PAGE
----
Coenobita perlatus

Perlatus Photo Credit: Glen R https://www.flickr.com/photos/glen_r90/
Perlatus Photo Credit: Glen R https://www.flickr.com/photos/glen_r90/


Common name: Strawberry, Straw

Latin Origins: perlatus: from the word perfero, perfero: 1. vt. carry through, bring, convey; 2. bear, endure, put up with

Distribution: Australian Region-Australia: Christmas Island (Indian Ocean), Cocos (Keeling) Islands, Coral Sea Islands Territory, Queensland (Great Barrier Reef)
NE Herald Cay; Indo-west Pacific Oceans, Japan Bonin Islands, Kuroshima Island [1] , In South Pacific: GBR, Chesterfield, Loyalty Is, Vanuatu, Solomon Is, W&F, Fiji, Samoa, Cook Is, French Polynesia (Austral, Society, Marquesas, Tuamotu, Gambier Is). [6] Guam

C. perlatus are native to the Indo-Pacific region from the Islands of Aldabra, Mauritius and Seychelles through Samoa, specifically Madagascar, Japan, Australia and in other areas around the Red Sea and the Pacific. However, they have spread to other Atlantic regions because humans have brought them there. Still, they have a harder time surviving on Cape Cod (Massachusetts) than they do in Kapiti Island (a small island off the coast of Paraparaumu, New Zealand).

In Australia they are restricted to islands and coral cays of the Great Barrier Reef where they have been found to scavenge on sea terns, tortoise eggs and other crabs.

Habitat: Offshore islands, commonly found in turban shells, shelters under logs and litter during day; in tidal pools, sandy areas, and humid areas with dune vegetation. They are most active at a relative humidity of about 80% and a temperature of about 80°F (27°C). Coenobita perlatus are more dependent on the sea as they require regular access to sea water or water of high salinity. They are never far from shore or adjacent dunes, and have been found in tidal pools, sandy areas, and humid areas with dune vegetation. [4]

Ecology: Nocturnal, supratidal, terrestrial (desert or dune, forest, scrub forest), coastal. C. perlatus is an efficient scavenger, to the extent that the low numbers of carrion-breeding flies on many islands have been attributed to the presence of C. perlatus.[2] It has also been observed to use its claws to pinch the live flesh from the invasive land snail Achatina fulica.[3]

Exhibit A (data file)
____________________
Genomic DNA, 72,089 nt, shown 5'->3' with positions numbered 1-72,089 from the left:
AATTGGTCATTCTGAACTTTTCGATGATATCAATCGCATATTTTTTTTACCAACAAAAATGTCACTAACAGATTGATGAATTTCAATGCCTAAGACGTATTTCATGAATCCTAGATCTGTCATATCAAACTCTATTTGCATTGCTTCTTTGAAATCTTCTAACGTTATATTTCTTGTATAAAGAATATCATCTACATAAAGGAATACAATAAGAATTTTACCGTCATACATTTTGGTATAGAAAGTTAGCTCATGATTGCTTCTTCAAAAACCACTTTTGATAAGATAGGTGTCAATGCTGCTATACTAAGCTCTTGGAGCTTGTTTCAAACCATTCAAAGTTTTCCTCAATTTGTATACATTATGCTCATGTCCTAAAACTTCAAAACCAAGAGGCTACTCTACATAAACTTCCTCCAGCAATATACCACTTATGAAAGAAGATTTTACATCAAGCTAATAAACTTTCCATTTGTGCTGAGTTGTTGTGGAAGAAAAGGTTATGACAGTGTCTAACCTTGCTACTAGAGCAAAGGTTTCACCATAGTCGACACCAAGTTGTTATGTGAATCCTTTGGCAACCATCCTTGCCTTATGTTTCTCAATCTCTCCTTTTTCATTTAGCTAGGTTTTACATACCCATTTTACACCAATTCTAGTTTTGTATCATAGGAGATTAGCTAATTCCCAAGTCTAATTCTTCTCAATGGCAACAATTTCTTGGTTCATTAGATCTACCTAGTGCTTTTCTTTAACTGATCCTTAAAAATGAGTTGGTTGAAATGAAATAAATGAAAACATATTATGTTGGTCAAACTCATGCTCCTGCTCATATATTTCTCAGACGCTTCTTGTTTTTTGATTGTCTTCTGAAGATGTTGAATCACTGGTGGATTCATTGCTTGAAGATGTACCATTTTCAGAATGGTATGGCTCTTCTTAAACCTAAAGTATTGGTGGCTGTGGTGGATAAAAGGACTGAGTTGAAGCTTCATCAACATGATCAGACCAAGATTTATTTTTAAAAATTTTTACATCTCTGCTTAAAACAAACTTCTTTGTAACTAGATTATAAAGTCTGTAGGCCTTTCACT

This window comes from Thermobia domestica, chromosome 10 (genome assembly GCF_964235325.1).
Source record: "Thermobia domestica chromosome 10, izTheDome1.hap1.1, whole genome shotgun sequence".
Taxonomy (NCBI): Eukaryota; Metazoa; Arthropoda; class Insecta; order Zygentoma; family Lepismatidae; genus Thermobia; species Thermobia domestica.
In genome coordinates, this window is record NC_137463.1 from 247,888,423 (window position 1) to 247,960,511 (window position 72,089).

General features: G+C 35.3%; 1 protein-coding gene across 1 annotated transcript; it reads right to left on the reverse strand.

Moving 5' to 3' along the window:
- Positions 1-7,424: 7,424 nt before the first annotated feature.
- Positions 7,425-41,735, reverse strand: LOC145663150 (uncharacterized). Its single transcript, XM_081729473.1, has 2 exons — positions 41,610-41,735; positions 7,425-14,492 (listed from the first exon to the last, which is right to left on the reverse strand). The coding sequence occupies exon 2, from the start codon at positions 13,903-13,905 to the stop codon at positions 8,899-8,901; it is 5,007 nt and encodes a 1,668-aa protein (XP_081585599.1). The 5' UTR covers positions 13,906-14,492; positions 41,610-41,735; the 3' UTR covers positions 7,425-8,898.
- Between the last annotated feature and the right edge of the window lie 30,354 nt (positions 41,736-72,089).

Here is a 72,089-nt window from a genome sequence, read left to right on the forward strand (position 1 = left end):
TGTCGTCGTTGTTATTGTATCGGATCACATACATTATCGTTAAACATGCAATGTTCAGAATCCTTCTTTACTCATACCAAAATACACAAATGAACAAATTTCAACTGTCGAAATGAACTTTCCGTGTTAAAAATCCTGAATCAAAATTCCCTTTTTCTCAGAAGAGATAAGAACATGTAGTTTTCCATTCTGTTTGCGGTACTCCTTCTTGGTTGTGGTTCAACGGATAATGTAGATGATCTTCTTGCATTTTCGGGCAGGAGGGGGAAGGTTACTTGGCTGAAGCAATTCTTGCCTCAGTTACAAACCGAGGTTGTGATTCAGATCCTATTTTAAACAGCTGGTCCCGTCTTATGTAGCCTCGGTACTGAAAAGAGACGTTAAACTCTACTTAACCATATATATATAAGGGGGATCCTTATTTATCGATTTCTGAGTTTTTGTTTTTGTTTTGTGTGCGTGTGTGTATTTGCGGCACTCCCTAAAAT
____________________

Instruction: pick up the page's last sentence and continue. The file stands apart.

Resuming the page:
Characteristics: Coenobita perlatus have pronounced striations (stitch marks) on their large pincer (about 4-7 of them). They are noted for their bright red colouring and white granual markings. The red coloring extends to their eye stalks and thoracic appendages. They have large, hair like pleopods.  Antennaly acicle fused with second segment of peduncle; eyestalks strongly compress laterally; brush of setae on inner surface of both chelae. Propodus of left 3rd peropod with outer surface convex. [5] Rostrum absent. [6]

Body mass 80g [4], Carapace 10-25mm, length total 80-120mm [6]

Common identifiers:

Eyes – elongated, red stalks
Large claw – stitch marks, white granules
Coloring – white/orange as juvenile, red as adult with white granules on legs
Chirps – yes

Behavior: Reproduction occurs while both individuals are in intermolt (hard shelled stage), often in or near the burrows of males, or on land near the sea. Male C. perlatus place a spermatophore on the female (externally) which is then dissolved by secretions as the eggs are release. The eggs (about 10,000- 50,000 per fertilizaiton) are attached to the pleopods on the female’s abcomen and remain there for some time.  [4]

Diet: scavenger [4]

Preferred shells: juveniles use a wide variety, adults almost always choosa Turbo setosus [6]

Coenobita perlatus
Coenobita perlatus
cavipes, perlatus and rugosus full body comparison
cavipes, perlatus and rugosus full body comparison

 

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Perlatus on flickr

Videos of Coenobita perlatus from Christian Bockenauer of Triops Germany

Photo credits:
Glen R
bird1234 youtube

Mrs PoppyPuff

Stacy Griffith

References:
1. Land hermit crabs from the Ryukyus, Japan, with a description of a new species from the Phillippines by Yukio Nakasone
Forest, J. (1956). La faune des Iles Cocos-Keelings Paguridea. Bull. Raffles Mus. Singapore 27(6): 45-55[53], University of Michigan Museum of Zoology Animal Diversity Web Noelle McKenzie 1999

2. Joseph C. Britton & Brian Morton (1993). “Are there obligate marine scavengers?”. In Brian Morton. The marine biology of the South China Sea: proceedings of the First International Conference on the Marine Biology of Hong Kong and the South China Sea, Hong Kong, 28 October-3 November 1990, Volume 2. Hong Kong University Press. pp. 357–392. ISBN 978-962-209-355-3.

3. P. D. Srivastava (1992). Problem of land snail pests in agriculture: a study of the giant African snail. Concept Publishing Company. p. 168. ISBN 978-81-7022-435-8.

4. Hazlett 1998, Veltman 1997, Biology of the Land Crabs 1st Edition by Warren W. Burggren, Brian R. McMahon 1988

5.  Coastal hermit crabs from Kenya, with a review and key to east African species by P. J. Reay and Janet Haig

6. A guide to the decapod crustaceans of the South Pacific by Joseph Poupin, Matthieu Juncker